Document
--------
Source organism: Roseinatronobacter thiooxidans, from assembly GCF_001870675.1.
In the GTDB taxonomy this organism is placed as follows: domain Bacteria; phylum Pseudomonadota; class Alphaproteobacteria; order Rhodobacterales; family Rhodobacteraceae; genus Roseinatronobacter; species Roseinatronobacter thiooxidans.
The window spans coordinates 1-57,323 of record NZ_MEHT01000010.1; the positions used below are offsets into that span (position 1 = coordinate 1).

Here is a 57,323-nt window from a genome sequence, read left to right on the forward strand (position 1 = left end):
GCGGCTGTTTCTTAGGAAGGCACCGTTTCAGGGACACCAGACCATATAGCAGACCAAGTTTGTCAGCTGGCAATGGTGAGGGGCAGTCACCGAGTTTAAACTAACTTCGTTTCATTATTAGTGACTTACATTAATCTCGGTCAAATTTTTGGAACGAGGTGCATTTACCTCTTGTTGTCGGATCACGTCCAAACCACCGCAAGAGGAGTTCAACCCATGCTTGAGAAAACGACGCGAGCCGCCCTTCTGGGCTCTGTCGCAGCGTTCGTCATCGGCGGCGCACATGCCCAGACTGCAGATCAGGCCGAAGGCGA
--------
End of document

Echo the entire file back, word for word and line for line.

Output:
Source organism: Roseinatronobacter thiooxidans, from assembly GCF_001870675.1.
In the GTDB taxonomy this organism is placed as follows: domain Bacteria; phylum Pseudomonadota; class Alphaproteobacteria; order Rhodobacterales; family Rhodobacteraceae; genus Roseinatronobacter; species Roseinatronobacter thiooxidans.
The window spans coordinates 1-57,323 of record NZ_MEHT01000010.1; the positions used below are offsets into that span (position 1 = coordinate 1).

Here is a 57,323-nt window from a genome sequence, read left to right on the forward strand (position 1 = left end):
GCGGCTGTTTCTTAGGAAGGCACCGTTTCAGGGACACCAGACCATATAGCAGACCAAGTTTGTCAGCTGGCAATGGTGAGGGGCAGTCACCGAGTTTAAACTAACTTCGTTTCATTATTAGTGACTTACATTAATCTCGGTCAAATTTTTGGAACGAGGTGCATTTACCTCTTGTTGTCGGATCACGTCCAAACCACCGCAAGAGGAGTTCAACCCATGCTTGAGAAAACGACGCGAGCCGCCCTTCTGGGCTCTGTCGCAGCGTTCGTCATCGGCGGCGCACATGCCCAGACTGCAGATCAGGCCGAAGGCGA